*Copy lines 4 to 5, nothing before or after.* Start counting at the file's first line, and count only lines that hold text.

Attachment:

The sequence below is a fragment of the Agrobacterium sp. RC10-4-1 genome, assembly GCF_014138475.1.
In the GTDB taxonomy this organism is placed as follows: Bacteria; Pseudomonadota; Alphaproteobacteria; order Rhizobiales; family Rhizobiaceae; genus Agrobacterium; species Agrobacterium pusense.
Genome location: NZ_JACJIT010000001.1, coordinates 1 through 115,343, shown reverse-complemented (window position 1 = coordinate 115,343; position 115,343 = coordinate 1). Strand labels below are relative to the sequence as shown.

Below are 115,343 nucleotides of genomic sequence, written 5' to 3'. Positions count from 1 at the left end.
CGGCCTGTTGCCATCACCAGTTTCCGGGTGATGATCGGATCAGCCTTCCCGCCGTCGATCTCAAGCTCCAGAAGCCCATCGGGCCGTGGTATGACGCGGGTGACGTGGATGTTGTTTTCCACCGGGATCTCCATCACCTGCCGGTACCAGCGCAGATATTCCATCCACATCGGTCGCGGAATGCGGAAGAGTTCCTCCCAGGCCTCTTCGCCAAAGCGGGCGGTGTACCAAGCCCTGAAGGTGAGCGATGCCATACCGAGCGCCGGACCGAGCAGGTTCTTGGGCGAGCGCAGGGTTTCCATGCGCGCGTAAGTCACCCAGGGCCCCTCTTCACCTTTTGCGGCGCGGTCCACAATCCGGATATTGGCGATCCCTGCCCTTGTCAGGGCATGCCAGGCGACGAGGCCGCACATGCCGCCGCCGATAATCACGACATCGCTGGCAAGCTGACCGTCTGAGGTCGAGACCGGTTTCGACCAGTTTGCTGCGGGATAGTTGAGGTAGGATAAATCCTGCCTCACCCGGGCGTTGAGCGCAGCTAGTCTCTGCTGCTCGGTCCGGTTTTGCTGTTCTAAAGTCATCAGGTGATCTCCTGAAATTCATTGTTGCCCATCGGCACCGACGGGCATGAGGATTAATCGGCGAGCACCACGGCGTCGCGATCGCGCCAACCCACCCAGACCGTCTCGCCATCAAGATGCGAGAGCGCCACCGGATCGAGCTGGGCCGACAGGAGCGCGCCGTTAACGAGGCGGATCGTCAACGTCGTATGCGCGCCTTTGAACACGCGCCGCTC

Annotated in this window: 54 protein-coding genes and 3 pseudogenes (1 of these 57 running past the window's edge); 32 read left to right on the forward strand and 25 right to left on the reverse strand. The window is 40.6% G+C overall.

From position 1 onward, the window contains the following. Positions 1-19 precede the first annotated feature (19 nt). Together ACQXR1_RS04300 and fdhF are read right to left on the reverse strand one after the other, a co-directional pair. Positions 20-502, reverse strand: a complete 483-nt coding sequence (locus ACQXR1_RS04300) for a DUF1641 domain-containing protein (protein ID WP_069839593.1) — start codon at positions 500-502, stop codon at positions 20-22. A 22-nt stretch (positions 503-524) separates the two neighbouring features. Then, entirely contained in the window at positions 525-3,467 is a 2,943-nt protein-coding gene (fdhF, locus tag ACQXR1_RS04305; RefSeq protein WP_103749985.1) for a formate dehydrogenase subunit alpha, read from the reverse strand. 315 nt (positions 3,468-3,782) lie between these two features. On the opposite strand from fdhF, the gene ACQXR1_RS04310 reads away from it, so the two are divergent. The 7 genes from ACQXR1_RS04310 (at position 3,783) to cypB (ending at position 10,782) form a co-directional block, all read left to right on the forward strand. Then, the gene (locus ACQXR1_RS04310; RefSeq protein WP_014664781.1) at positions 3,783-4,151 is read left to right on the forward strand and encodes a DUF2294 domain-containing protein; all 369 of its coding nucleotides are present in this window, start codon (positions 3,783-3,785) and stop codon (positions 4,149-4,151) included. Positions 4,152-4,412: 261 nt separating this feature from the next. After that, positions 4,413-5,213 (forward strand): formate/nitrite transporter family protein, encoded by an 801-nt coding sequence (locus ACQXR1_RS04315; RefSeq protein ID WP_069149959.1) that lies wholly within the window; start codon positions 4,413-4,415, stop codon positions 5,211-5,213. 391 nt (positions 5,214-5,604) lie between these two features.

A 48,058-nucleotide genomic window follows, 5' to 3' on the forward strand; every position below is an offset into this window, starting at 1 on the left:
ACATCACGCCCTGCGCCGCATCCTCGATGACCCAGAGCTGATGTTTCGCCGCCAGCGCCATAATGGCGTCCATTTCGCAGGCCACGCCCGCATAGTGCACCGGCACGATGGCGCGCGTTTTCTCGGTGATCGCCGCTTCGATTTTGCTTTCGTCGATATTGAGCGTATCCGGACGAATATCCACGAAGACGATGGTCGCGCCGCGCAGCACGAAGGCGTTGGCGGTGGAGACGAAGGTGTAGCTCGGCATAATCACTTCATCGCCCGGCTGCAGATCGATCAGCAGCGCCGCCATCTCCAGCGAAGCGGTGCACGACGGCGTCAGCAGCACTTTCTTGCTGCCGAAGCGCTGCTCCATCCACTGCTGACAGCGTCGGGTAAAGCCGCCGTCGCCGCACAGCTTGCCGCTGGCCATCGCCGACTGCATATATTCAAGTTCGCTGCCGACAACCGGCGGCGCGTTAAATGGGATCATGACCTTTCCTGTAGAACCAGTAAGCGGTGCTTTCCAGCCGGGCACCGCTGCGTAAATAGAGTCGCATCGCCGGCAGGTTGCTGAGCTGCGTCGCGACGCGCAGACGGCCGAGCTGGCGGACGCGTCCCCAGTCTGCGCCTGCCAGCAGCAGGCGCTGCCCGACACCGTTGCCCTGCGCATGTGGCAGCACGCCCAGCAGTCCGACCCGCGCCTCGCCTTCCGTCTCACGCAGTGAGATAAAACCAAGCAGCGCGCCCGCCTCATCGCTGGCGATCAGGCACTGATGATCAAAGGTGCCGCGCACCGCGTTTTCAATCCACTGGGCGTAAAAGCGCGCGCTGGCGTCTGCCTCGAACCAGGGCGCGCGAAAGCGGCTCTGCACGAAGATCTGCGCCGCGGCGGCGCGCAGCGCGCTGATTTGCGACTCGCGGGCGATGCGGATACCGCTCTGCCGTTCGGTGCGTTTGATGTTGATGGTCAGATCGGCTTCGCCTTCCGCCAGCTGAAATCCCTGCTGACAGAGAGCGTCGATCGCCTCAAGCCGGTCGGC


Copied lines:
Below are 115,343 nucleotides of genomic sequence, written 5' to 3'. Positions count from 1 at the left end.
CGGCCTGTTGCCATCACCAGTTTCCGGGTGATGATCGGATCAGCCTTCCCGCCGTCGATCTCAAGCTCCAGAAGCCCATCGGGCCGTGGTATGACGCGGGTGACGTGGATGTTGTTTTCCACCGGGATCTCCATCACCTGCCGGTACCAGCGCAGATATTCCATCCACATCGGTCGCGGAATGCGGAAGAGTTCCTCCCAGGCCTCTTCGCCAAAGCGGGCGGTGTACCAAGCCCTGAAGGTGAGCGATGCCATACCGAGCGCCGGACCGAGCAGGTTCTTGGGCGAGCGCAGGGTTTCCATGCGCGCGTAAGTCACCCAGGGCCCCTCTTCACCTTTTGCGGCGCGGTCCACAATCCGGATATTGGCGATCCCTGCCCTTGTCAGGGCATGCCAGGCGACGAGGCCGCACATGCCGCCGCCGATAATCACGACATCGCTGGCAAGCTGACCGTCTGAGGTCGAGACCGGTTTCGACCAGTTTGCTGCGGGATAGTTGAGGTAGGATAAATCCTGCCTCACCCGGGCGTTGAGCGCAGCTAGTCTCTGCTGCTCGGTCCGGTTTTGCTGTTCTAAAGTCATCAGGTGATCTCCTGAAATTCATTGTTGCCCATCGGCACCGACGGGCATGAGGATTAATCGGCGAGCACCACGGCGTCGCGATCGCGCCAACCCACCCAGACCGTCTCGCCATCAAGATGCGAGAGCGCCACCGGATCGAGCTGGGCCGACAGGAGCGCGCCGTTAACGAGGCGGATCGTCAACGTCGTATGCGCGCCTTTGAACACGCGCCGCTC